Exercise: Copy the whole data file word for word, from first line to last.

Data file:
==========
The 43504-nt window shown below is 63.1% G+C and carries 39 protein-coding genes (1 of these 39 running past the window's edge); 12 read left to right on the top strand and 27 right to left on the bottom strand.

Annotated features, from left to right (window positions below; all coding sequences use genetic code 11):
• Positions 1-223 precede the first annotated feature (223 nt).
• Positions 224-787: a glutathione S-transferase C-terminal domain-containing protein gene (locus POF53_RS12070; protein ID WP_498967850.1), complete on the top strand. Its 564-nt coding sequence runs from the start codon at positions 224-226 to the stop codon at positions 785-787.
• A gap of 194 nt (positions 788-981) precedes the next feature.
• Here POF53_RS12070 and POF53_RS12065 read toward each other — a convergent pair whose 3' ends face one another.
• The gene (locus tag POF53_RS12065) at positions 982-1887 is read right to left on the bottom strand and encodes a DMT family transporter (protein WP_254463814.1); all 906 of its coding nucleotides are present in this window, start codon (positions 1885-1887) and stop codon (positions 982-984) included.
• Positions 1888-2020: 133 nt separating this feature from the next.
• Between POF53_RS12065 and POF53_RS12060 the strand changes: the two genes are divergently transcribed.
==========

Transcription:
The 43504-nt window shown below is 63.1% G+C and carries 39 protein-coding genes (1 of these 39 running past the window's edge); 12 read left to right on the top strand and 27 right to left on the bottom strand.

Annotated features, from left to right (window positions below; all coding sequences use genetic code 11):
• Positions 1-223 precede the first annotated feature (223 nt).
• Positions 224-787: a glutathione S-transferase C-terminal domain-containing protein gene (locus POF53_RS12070; protein ID WP_498967850.1), complete on the top strand. Its 564-nt coding sequence runs from the start codon at positions 224-226 to the stop codon at positions 785-787.
• A gap of 194 nt (positions 788-981) precedes the next feature.
• Here POF53_RS12070 and POF53_RS12065 read toward each other — a convergent pair whose 3' ends face one another.
• The gene (locus tag POF53_RS12065) at positions 982-1887 is read right to left on the bottom strand and encodes a DMT family transporter (protein WP_254463814.1); all 906 of its coding nucleotides are present in this window, start codon (positions 1885-1887) and stop codon (positions 982-984) included.
• Positions 1888-2020: 133 nt separating this feature from the next.
• Between POF53_RS12065 and POF53_RS12060 the strand changes: the two genes are divergently transcribed.